I think we fair pretty well on the iron fist of my glaring, and probably unhealthy, hypochondria.

But it doesn’t go without its problems. By that, I mean that I usually always assume people in the house are sick. Germy. Ready to spew everywhere, or at the very least take an uncontrolled dump on my nicely cleaned carpeting. See, the thing about hypochondria and paranoia about germs is you realize that all those sons of bitches around you don’t think like you do. Suddenly everyone is the enemy – germy, disgusting, unclean enemies just trying to make you ill. Their hands are not riddled with eczema from excessive hand washing. Their lungs are not coated with a thin layer of Clorox solution from daily inhalation of the fumes that waft up from the constant scrubbing of surfaces that would be riddled with germs, had it not been for your daily sanitization routine.

You see? I’m PSYCHOTIC.

Like I said: I’ve read the articles. I’ve seen the bacteria booth at the county fair that shows you how much shit is caked all over your household. It’s disgusting. Really, I think a slash-and-burn style approach to all of our things would be best, but then we’d need to be independently wealthy and have no moral qualms with intentionally destroying all of our things and starting anew, just because I may be slightly a-kilter in the mental health department.

So when my husband pounds down food and beverage in a way that is both unsavory to watch, and unholy to his innards; and subsequently gives himself a case of explosive diarrhea … well, I flip the fuck out. Maybe explosive diarrhea is a bit of an exaggeration – what do I know, he doesn’t share the details with me, and all I have is the mess to clean up (ewwwww, gross, is the only thought you should be having there…), but just imagine this…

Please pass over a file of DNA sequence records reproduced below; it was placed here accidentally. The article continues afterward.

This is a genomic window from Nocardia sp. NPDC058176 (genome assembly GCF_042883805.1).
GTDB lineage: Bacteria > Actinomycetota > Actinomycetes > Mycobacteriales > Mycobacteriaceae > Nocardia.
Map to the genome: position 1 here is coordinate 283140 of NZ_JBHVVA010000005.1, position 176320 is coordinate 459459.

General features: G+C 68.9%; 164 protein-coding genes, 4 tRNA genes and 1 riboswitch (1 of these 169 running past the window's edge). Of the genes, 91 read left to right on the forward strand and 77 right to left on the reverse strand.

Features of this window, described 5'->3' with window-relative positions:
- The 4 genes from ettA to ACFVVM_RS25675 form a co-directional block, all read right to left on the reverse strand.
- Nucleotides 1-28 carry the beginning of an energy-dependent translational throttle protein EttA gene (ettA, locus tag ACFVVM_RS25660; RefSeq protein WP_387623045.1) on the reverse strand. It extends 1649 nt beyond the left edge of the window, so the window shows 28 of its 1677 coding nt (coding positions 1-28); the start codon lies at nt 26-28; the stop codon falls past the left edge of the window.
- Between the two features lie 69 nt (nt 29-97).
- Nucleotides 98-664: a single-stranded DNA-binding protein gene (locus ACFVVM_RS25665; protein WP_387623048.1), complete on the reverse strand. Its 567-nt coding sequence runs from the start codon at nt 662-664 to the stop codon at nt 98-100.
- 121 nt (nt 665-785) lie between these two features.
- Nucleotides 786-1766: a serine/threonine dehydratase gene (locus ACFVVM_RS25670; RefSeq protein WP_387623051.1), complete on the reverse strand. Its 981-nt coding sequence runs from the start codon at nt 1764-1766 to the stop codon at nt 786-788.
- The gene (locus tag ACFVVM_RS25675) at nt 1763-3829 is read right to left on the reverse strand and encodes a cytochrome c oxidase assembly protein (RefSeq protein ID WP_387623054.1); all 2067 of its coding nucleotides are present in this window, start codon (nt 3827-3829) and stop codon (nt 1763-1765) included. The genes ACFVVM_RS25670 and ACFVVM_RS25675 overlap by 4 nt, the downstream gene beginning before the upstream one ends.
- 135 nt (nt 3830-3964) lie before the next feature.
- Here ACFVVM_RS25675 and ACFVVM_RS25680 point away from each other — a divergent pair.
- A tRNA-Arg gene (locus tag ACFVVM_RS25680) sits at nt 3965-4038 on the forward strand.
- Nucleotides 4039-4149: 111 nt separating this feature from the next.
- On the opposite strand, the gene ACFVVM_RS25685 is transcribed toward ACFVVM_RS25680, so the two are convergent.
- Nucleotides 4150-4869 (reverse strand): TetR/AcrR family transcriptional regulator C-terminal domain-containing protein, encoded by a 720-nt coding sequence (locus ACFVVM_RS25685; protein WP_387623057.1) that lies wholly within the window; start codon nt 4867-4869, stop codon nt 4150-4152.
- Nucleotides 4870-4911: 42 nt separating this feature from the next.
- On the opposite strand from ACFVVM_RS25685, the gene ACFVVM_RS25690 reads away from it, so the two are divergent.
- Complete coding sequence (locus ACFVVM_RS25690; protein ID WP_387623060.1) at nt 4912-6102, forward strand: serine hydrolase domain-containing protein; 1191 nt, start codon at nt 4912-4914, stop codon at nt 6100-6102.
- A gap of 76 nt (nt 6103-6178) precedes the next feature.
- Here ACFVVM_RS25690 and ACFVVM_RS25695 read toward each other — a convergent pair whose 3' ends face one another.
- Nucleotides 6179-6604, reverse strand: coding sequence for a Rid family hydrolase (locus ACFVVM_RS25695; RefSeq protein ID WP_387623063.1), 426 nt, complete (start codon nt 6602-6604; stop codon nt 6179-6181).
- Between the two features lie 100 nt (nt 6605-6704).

In less than twelve hours, you consume: a large cup of coffee, a half a loaf of banana bread, a taco salad layered in salsa and avocado, two Bud Light Limes, a turkey dog, a plate of salted watermelon, two corn on the cobs, baked potato chips with far too much olive oil, a large energy drink, another cup of coffee, and another half a loaf of banana bread… well, if you consume that, your tum tum might be a little achy, seeing as about 3/4 of those things act as natural laxatives. If you consumed all of that in that short period of time, you should be going to bed saying to yourself: “self…tomorrow seems to be a good day for diarrhea.”

But do I just think that my husband having a gut ache and a bad case of “I ate an entire box of Ex-Lax” is your standard fair, and worth nothing more than an “I hope you feel better?” Oh hell no. Even after he told me that at lunchtime he basically resumed porking down food at unprecedented rates, I sat rocking back and forth like the Rainman of disease paranoia, wondering just to what lengths I should go to rid our home of his dreaded germs.

I just – basically – cleaned the entire house, from top to bottom. I sanitized everything IN RUBBER LATEX GLOVES …just to be safe. And I asked him about fifteen times if he was sure he’s better now, which he is (obviously). Then the only thing I could think to do was sit down with my glass of wine – the smell of Clorox fresh in my nose – and write a blog about it.

So that – ladies and gentlemen – are the illness-related rules in our house, the public proof of my clear psychosis, and the story of how my husband’s bowels ended my terrible bout of writer’s block.

Thanks honey.

A Day With the Doctor

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Cold and flu season is in full swing (actually, it has been for a little over a month), so naturally this means our annual trek to the doctor when actually sick inevitably occurs. Because we homeschool, we don’t have quite all the health snafus that other families do; however, it still crops up.

This brings up a whole other set of pet peeves that I have, though. Being a hypochondriac, I naturally have a number of issues with matters of health. But then there is an entire other set of things that just drive me absolutely bonkers when it comes to getting sick.

Pet Peeve #1: When People Hang Around You Ill